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January 2017
Vol 40-3
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Print ISSN: 0031-0247
Online ISSN: 2274-0333
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Ostéologie de la tête de Richardus excavans Lavocat,1988
René Lavocat
Keywords: Africa; Anatomy; Bathyergidae; Miocene; Rodents
 
  Abstract

    Remarkable association of a small infraorbital foramen, similar to that in recent Heterocephalus, and of a strong muscular print on the dorsal anterior part of the zygomatic plate and on the premaxillary. Several anatomical structures to be compared with those of Heterocephalus suggest relationships with this genus. Richardus supports the ancestrality of the hystricomorph character in the bathyergids 


  Article infos

Published in Vol. 19, Fasc. 2 (1989)

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Contributions à l'étude du gisement Miocène supérieur de Montredon (Hérault). Les grands mammifères. 2 - les carnivores
Gérard de Beaumont
Keywords: Anatomy; Carnivora; France; Montredon; systematics; Upper Miocene
 
  Abstract

    The locality of Montredon has provided 8 species of camivores, often little documented, that are discribed and depicted. All the remains are fragmentary and generally badly preserved which lowers very much the possible precision of the taxonomic study; this one has however allowed the creation of a new subspecies. The most richlypdocumented forms are an ursid (Indarctos) and a felid (Machairodus). Issuing often from a westem Europe evolution, the carnivores are well inserted between those of the better known faunas of the "Classical Pontian" and of the lower Vallesian and this situation fits also well with their stratigraphic level, that cannot however be more accurately defined with them alone.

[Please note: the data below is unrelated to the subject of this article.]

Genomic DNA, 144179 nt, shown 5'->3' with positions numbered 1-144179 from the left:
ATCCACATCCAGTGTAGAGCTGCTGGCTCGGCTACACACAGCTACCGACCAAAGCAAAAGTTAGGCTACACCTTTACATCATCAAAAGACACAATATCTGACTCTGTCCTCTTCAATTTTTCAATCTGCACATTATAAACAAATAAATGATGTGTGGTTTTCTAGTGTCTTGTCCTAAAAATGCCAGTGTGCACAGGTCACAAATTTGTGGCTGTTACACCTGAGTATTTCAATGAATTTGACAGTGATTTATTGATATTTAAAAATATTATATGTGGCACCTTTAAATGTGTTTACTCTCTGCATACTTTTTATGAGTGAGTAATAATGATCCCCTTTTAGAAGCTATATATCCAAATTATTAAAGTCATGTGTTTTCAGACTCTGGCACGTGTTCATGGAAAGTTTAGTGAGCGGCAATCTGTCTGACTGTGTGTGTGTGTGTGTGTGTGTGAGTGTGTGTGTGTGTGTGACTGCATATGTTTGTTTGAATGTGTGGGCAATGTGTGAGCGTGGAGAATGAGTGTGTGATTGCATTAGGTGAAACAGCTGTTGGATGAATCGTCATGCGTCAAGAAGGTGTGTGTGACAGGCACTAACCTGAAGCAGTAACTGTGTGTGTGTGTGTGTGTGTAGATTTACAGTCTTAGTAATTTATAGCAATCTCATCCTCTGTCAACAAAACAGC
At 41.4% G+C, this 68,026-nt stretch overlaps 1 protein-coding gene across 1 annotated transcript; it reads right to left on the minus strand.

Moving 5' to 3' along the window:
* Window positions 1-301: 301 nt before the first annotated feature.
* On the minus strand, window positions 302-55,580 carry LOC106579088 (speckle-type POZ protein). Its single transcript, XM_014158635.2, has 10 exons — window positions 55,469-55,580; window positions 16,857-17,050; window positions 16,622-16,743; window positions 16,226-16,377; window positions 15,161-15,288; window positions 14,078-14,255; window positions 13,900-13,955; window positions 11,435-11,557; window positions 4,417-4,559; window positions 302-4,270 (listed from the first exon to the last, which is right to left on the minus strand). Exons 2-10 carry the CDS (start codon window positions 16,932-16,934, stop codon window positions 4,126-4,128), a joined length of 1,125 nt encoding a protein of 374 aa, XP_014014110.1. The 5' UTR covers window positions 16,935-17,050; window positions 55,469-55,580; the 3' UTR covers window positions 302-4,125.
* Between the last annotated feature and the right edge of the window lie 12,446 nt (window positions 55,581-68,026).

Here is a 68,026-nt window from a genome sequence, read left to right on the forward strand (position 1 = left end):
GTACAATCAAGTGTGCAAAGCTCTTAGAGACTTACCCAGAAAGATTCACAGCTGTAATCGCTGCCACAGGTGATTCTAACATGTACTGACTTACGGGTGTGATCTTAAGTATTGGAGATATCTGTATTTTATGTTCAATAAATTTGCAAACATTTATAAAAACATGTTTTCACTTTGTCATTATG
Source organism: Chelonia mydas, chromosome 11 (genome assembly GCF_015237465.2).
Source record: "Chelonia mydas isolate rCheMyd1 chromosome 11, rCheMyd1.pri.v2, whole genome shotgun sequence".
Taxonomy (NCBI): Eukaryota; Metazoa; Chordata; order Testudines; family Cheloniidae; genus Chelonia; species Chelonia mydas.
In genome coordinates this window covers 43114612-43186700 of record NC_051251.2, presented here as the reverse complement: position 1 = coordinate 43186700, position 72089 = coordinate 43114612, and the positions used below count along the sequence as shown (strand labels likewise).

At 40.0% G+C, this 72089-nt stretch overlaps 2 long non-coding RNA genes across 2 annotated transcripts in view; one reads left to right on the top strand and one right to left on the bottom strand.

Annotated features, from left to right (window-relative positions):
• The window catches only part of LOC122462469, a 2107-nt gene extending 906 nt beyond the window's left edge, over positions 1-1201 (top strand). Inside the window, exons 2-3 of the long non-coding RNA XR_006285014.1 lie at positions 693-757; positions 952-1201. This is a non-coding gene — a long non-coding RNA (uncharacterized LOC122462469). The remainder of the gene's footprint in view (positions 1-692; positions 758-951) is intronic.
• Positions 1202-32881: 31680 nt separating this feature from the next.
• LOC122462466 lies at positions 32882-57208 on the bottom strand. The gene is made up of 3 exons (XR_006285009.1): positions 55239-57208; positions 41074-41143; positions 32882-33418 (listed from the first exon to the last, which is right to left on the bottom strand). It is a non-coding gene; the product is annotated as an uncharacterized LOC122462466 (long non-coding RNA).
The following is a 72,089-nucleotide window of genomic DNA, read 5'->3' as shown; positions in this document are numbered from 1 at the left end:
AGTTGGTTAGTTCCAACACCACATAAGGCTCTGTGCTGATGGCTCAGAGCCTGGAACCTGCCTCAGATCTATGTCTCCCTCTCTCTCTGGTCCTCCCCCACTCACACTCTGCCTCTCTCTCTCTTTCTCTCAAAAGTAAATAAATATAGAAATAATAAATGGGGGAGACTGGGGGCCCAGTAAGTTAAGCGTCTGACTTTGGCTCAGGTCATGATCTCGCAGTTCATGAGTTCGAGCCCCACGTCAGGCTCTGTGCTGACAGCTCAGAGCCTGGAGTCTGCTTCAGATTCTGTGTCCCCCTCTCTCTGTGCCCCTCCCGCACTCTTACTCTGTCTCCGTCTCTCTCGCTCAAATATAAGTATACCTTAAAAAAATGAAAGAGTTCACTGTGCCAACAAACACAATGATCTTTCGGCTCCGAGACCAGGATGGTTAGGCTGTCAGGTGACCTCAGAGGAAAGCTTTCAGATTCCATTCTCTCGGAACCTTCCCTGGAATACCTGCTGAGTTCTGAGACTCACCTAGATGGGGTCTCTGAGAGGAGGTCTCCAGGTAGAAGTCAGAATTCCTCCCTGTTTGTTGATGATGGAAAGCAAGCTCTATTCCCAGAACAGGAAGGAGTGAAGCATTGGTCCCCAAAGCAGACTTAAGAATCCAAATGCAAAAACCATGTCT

Article infos

Published in Vol. 18, Ext (1988)

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Contributions à l'étude du gisement Miocène supérieur de Montredon (Hérault). Les grands mammifères. 6 - Les périssodactyles Rhinocerotidae
Claude Guérin
Keywords: Aceratherium; Anatomy; Biostratigraphy; Dicerorhinus; Miocene; Montredon; Paleoecology; Upper Vallesian
 
  Abstract

    The Montredon site has yielded about hundred rhinoceros remains:
    - twenty two of them, including 14 carpal and tarsal bones and 6 complete metapodials, belong to
    Dicerorhinus schleiermacheri at its second evolutionary stage;
    - fifty one remains including a nearby complete but crushed skull, a mandible, 26 isolated cheek-teeth, 10 carpals and tarsals, one metacarpal, are of Aceratherium incisivum, second evolutionary
    stage;
    - fifteen remains belong to Aceratherium (Alicornops) simorrense (among other an upper molar, 8 carpals and tarsals, one metatarsal);
    - six remains are attributed to an undetermined species of what is probably the most recent Prosantorhinus ever found.
    The evolution stages of the two first species allow us to date the deposit back to the Upper Vallesian, MN 10 zone; Montredon is one of the youngest sites in which Aceratherium simorrense was found. The four rhino species indicate a swampy forest biotope 


  Article infos

Published in Vol. 18, Ext (1988)

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